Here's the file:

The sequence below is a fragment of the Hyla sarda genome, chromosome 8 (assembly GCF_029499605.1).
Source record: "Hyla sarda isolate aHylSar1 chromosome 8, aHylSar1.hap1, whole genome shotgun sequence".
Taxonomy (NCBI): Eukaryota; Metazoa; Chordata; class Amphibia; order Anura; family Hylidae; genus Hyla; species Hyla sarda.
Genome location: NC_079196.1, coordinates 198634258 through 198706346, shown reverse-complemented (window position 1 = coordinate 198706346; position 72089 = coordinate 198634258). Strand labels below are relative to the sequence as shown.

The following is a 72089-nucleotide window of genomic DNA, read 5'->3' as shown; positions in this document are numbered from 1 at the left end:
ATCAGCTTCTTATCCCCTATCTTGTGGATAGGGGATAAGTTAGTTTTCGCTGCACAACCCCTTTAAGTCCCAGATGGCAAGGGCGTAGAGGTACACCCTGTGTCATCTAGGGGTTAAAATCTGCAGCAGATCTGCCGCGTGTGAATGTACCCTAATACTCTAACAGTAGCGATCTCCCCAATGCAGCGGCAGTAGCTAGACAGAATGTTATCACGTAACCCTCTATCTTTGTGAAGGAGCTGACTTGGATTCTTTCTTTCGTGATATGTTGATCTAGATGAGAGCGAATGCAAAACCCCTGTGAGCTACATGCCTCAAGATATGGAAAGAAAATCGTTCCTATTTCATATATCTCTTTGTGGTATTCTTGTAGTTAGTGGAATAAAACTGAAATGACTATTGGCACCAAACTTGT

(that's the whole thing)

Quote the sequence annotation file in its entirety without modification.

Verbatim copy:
The sequence below is a fragment of the Hyla sarda genome, chromosome 8 (assembly GCF_029499605.1).
Source record: "Hyla sarda isolate aHylSar1 chromosome 8, aHylSar1.hap1, whole genome shotgun sequence".
Taxonomy (NCBI): Eukaryota; Metazoa; Chordata; class Amphibia; order Anura; family Hylidae; genus Hyla; species Hyla sarda.
Genome location: NC_079196.1, coordinates 198634258 through 198706346, shown reverse-complemented (window position 1 = coordinate 198706346; position 72089 = coordinate 198634258). Strand labels below are relative to the sequence as shown.

The following is a 72089-nucleotide window of genomic DNA, read 5'->3' as shown; positions in this document are numbered from 1 at the left end:
ATCAGCTTCTTATCCCCTATCTTGTGGATAGGGGATAAGTTAGTTTTCGCTGCACAACCCCTTTAAGTCCCAGATGGCAAGGGCGTAGAGGTACACCCTGTGTCATCTAGGGGTTAAAATCTGCAGCAGATCTGCCGCGTGTGAATGTACCCTAATACTCTAACAGTAGCGATCTCCCCAATGCAGCGGCAGTAGCTAGACAGAATGTTATCACGTAACCCTCTATCTTTGTGAAGGAGCTGACTTGGATTCTTTCTTTCGTGATATGTTGATCTAGATGAGAGCGAATGCAAAACCCCTGTGAGCTACATGCCTCAAGATATGGAAAGAAAATCGTTCCTATTTCATATATCTCTTTGTGGTATTCTTGTAGTTAGTGGAATAAAACTGAAATGACTATTGGCACCAAACTTGT